If the ultimate goal of technology is to improve the Quality of Life, then humans need methods to help determine if improvements in the quality of life have occurred. An ethical discussion of technology refers to the improvement of its users, the company that ordered it, and the individual workers who made it.

Quality of life is often measured by looking at a person's physical wellbeing, material wellbeing, social wellbeing, emotional wellbeing, and development and activity. Learn more from Felce and Perry.

2.6 Ethical frameworks for computer science.

Computer Scientists who study morals and ethics have agreed upon common frameworks to help them analyze their decisions. Besides understanding the difference between the concept of "morals" and "ethics" understand the two main frameworks so that you, too, can use them in your arguments for future case discussions:

Scroll through all three sections and hover over concepts to learn their meanings. View Devising an Ethical Framework in a new tab.

The Trolley Problem demonstrates how tough it is to make decisions based on 'the greater good'. View The Greater Good - Mind Field S2 (Ep 1). (Note: this video may require YouTube Premium account to view.)

2.7 Facebook and Cambridge Analytica.

During Facebook's reign as the most popular social media platform, they have made many mistakes, including sharing our personal data without consent, not disclosing security breaches, recording our faces, and perpetuating fake news.

For this discussion, you will focus on their relationship with Cambridge Analytica and how it influenced elections around the world.

If you have access to Netflix, watch their 2019 documentary The Great Hack. The movie clarifies very clearly who did what when, how, and why. Also, search recent news for updates to the scandal.

If you don't have access to Netflix, or you want to round out your understanding of Facebook, then start with the following sources:

2.8 Participate in the Group Discussion.

  1. Four days before the Due date, start writing in a word processing document to synthesize what you learned about Facebook Scandal(s). Use research, including what you find in the SmartNews feed, library journals, broadcast news, etc.
    • In paragraph 1, describe and cite one of the major players in the scandal. Who did what when, how, and why?
    • In paragraph 2, describe and cite the positive and negative consequences of that person's actions.
    • In paragraph 3, describe and cite one of the ethical theories or approaches and how it pertains that person's actions.
    • Check the word count (150+ per paragraph, not counting the author names or article titles).
    • Check the hyperlinks (they must be in article titles, law names, or theory/approach names).
    • Spellcheck, fix grammar, then Ctrlc or c to copy the paragraphs.
    • Click the Chapter 2 Examine a Case Discussion in Canvas.
    • Ctrlv or v to paste the copied text into a Reply thread (click the Reply field to activate the editing box).
    • Save your thread.
  2. Before the Due date, reply to at least one person in your group.
    • In paragraph 1, discuss a counter-argument related to their analysis of the case. Describe and cite an article that supports your argument.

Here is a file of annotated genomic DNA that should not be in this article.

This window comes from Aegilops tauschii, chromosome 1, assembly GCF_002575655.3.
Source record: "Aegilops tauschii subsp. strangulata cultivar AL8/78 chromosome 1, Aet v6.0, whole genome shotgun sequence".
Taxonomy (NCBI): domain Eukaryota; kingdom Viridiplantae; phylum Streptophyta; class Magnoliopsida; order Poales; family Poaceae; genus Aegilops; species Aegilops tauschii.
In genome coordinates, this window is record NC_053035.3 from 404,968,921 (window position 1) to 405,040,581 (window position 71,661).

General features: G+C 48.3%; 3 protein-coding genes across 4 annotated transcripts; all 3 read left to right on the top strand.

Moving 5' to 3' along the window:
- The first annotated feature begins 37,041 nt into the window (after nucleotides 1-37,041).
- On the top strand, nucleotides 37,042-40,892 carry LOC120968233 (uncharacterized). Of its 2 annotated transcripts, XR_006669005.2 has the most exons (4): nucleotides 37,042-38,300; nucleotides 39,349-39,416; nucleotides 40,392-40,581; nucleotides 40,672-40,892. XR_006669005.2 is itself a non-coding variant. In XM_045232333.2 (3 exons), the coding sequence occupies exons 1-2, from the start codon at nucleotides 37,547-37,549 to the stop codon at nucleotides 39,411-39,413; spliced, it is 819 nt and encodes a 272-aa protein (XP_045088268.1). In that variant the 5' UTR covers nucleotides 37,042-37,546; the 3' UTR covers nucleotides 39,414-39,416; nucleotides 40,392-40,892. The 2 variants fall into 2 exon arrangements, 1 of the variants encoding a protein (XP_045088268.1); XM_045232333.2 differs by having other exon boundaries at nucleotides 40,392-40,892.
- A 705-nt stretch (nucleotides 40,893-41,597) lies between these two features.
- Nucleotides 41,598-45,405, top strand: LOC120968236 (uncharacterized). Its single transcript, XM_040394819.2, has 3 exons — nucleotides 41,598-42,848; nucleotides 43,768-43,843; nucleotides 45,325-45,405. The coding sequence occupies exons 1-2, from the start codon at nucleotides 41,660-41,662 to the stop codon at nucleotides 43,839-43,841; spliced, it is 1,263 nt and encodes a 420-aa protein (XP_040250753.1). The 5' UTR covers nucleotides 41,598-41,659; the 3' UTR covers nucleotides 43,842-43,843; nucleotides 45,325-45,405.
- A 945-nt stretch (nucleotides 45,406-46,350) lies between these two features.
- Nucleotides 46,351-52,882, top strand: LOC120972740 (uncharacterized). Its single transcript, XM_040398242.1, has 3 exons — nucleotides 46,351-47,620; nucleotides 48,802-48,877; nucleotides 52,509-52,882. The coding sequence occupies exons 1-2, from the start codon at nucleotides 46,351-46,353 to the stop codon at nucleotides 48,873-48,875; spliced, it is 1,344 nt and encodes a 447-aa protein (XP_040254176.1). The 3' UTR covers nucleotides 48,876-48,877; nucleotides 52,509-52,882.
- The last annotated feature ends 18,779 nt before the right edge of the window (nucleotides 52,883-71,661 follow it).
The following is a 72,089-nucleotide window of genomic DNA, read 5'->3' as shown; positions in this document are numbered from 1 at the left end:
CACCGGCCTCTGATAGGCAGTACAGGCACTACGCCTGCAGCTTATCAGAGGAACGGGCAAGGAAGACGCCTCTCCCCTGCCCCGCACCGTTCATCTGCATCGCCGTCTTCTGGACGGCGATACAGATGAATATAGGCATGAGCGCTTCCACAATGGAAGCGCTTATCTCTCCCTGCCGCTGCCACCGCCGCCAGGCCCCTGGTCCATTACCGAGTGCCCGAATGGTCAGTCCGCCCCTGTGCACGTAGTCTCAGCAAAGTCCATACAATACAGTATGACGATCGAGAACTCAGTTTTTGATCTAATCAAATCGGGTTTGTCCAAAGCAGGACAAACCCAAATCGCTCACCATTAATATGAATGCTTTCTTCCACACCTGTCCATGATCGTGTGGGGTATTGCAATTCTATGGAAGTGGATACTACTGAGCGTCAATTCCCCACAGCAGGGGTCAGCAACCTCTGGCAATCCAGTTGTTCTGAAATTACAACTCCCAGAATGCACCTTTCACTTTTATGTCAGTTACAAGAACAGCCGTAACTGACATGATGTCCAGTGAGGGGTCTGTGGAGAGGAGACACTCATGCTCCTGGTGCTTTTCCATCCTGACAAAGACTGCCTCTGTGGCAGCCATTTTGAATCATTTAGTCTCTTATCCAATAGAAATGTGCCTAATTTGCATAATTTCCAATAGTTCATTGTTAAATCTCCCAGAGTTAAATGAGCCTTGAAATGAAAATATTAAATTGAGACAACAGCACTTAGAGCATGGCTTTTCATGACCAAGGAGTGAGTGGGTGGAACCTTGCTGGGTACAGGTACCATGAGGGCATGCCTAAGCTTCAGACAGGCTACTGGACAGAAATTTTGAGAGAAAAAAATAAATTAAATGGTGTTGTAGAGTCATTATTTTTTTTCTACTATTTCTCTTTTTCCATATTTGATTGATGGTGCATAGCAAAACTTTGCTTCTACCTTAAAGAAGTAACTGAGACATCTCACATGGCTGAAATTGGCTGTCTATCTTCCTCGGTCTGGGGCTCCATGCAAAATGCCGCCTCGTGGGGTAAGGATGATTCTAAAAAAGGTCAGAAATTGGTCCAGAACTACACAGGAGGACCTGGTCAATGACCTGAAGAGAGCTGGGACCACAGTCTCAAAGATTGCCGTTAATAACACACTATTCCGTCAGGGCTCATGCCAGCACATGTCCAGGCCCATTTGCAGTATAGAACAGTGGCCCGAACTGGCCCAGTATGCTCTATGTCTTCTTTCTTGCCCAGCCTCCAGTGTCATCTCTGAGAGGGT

• Check the word count (150+ not counting the author names or article titles).
    • Save your thread.

Need Help?

Share a Google Slides file with the Instructor.

If you have questions about using the template, the research prompts, or writing conventions, you can share your file with the instructor.

  1. With your file, open, click the Sharing button at the top right of the screen.
  2. Change the settings so that only people at OSU can view the file.
  3. Copy the resulting URL/address.
    Right-click to change sharing settings.
    Change settings so that only OSU people can view. Copy the link.
  4. Paste the resulting URL into a Canvas Inbox message to the instructor (or if you have already submitted your file, provide it in the Assignment Commenting box).

Work offline without Wi-fi

If you will be out of wi-fi range, feel free to work on your files offline.

  1. Click the blue Docs icon (or orange Slides or green Sheets icon).
  2. Select the file(s) to use offline.
  3. Select the 3-dot More menu
  4. Toggle on the Available Until button.
  5. Look at the list of files to view the new Available Offline icon next to the file name.

Writing Tutors

Consult one or more of these resource for a review of the structure of your writing, grammar, and spelling. Provide the tutor with a link to the instructions as well as your project online.

NetTutor's Paper Center
Access online tutoring via Canvas. 48-hour turnaround.
OSU Online Writing Suite
Electronic feedback from home, asynchronous email consultation, or synchronous Skype consultation.
OSU Undergrad Research & Writing Studio
Drop in writing help with no wait times. Standard hours are:
Monday to Thursday → 10:00am to 10:00pm
Friday → 10:00am to 5:00pm, and
Sunday → 2:00pm to 7:00pm.
OSU Academic Integrity Tutorials
Citing sources and using TurnItIn.

Use the Service Desk if you have computer, ONID, or Canvas problems.

But first:

  1. Logout.
  2. Close the browser and relaunch it.
  3. Login to OSU.
  4. Still have problems? Contact Service Desk.

Criteria to meet by the end of chapter 2

Check Canvas Home, Assignments, and Calendar for the most current Due date and time. The Available Until date and time constitutes a grace period, which can be used in an emergency or if you are ill.

By the end of this chapter, these items must be included in the assignments to earn full points:

Explore Topics

  1. Free and Hate Speech, Censorship, and AI page includes enough detail and is properly cited.
  2. Cyberbullying page includes enough detail and is properly cited.
  3. Media Bias Chart page includes enough detail and is properly cited.
  4. SmartNews Feed page includes enough detail and is properly cited.
  5. Illustration or movie explaining one of the required topics is included with a detailed description and is properly cited with a copyright statement.
  6. Bibliography page includes a list of references (7 or more expected).
  7. Writing is free of plagiarism.
  8. Writing is free of grammar and spelling errors.

Examine a Case Discussion

  1. Discussion thread describes and cites one of the major players in the scandal.
  2. Discussion thread describes the positive and negative consequences of the major player's actions.
  3. Discussion thread describes one of the ethical theories or approaches and how it pertains the mayer player's actions.
  4. Discussion includes a reply to another student's thread which counters their analysis and cites a supporting article.